Second Ride: Continental Tour Ride Tires

Continental-Tour-Ride-Front

Today I tested the new Continental Tour Ride tires on about 25 miles of good paved road, as well as on some gravel, grassy, and degraded tarmac roads and lanes.  This was a beautiful for day for a ride – overcast, light rain intermittently falling, wet roads, leaves beginning to accumulate in the streets, temperature in the low to middle 70’s.  My goals were to see whether or to what extent the tires would slow me down on the road, and to see how they, and the Jamis Supernova, held up on rougher paved and formerly paved surfaces.

I got up this morning and washed, then lubed the Jamis; added air to the tires inflating to the maximum pressure of 70 psi in the rear tire and between 65 to 70 psi in the front tire.  Although I added some air, the tires remained well-inflated since their installation Thursday.  Wearing mismatched kit, with a couple of water bottles, an expired Larabar lemon pound cake bar and an expired Clif caffeine Mocha pudding/gel/tube/thing, I set out.

This was probably not a fair test, because those execrable Mavic hubs spin so poorly the bike seems, during the first two or three miles, nearly unride-able.  After that, either I got used to having to pedal harder than I would have to using a wheelset in good order, or the hubs loosened up.  Still, I think they made me tired.  I stopped at picnic table at an elementary school to eat the Larabar, and read on the label it contains 3/4 cup of fruit, and peas.  In one of the neighborhoods, I stopped and talked to a retired physician of my acquaintance for about 45 minutes.  Getting an unexpected chance to visit with people I like is one of the benefits of a mid-morning Saturday ride.

24.9 Mile Continental Tour Ride Trial

My average speed, when I checked, during the paved portion of my ride, was down from last week’s 15.5 miles per hour riding the same bike with Continental Ultra Sport II tires, to about 14.65 mph.  After mixing in a variety of rough surfaces, by ride’s end, my average speed was a plodding 14.3 mph.  I look forward to riding on better hubs soon – I’ll be taking the Jamis in for a tune-up and hub-service early next week.  Then, I’ll be able to better assess the Continental Tour Ride tires vis-à-vis speed and rolling resistance.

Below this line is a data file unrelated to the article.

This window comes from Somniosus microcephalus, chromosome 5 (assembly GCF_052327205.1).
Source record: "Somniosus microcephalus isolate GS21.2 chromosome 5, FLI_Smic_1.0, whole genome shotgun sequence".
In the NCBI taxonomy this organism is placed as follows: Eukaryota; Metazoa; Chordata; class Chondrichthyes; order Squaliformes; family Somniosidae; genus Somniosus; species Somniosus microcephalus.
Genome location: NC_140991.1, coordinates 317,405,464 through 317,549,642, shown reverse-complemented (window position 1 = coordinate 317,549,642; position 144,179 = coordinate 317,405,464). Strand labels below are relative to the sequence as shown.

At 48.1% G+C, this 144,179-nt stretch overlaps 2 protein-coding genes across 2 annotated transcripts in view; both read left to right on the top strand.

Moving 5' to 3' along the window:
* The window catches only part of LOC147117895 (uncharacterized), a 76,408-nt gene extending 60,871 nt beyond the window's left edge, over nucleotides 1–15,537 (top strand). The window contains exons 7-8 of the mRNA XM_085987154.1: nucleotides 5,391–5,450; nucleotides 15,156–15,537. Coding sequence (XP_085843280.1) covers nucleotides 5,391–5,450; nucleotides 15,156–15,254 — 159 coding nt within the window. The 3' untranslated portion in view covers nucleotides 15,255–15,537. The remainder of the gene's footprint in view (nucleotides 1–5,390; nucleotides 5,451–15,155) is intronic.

Gravel-Road-Repair

The Tour Rides were sure-footed, to use a reviewer’s cliché, on slick wet pavement, slick fallen leaves on wet pavement.  Both the Jamis Supernova and the Continental Tour Ride tires handled predictably and well on grassy lanes, gravel roads, degraded tarmac, washed out tarmac, pounding uphill and down.  I balked at riding over a patch of gravel the chunks of which were a little larger than golf balls.  I’d been riding along at about 16 mph when I came to that pile of gravel; it was so close to the end of the road at the main highway, that I just turned around and pedaled back to find a different route to return to public thoroughfares.

I didn’t ride into any briar patches or through any slick, red mud today; that was Thursday’s project.  During today’s ride, I took no pictures in the neighborhoods – maybe next time I’ll prop the bike up in front of a vacant Stepford McMansion for your viewing pleasure.  During my ride, the drizzle and light rain became breezy overcast, and a lot of the water on the ground dried up.  On the way back to my starting point, I stopped at a coffee shop for a cup and a cookie.  I spent a while talking with the owners, then sat at a table out front and rested my flabby, middle-aged buttocks a bit before pedaling on.

Supernova-TracksideSoggy-Grass-Covered-Road

Damp-WoodsGrassy-Lane-Fallen-Limb

Straight-Road-Degraded-PavementGravel-Road

Foundation-in-the-WoodsBike-&-Trees

Coffee-BreakSmall-Town-Intersection

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One thought on “Second Ride: Continental Tour Ride Tires

  1. Pingback: Review, Review, Review | Christov_Tenn

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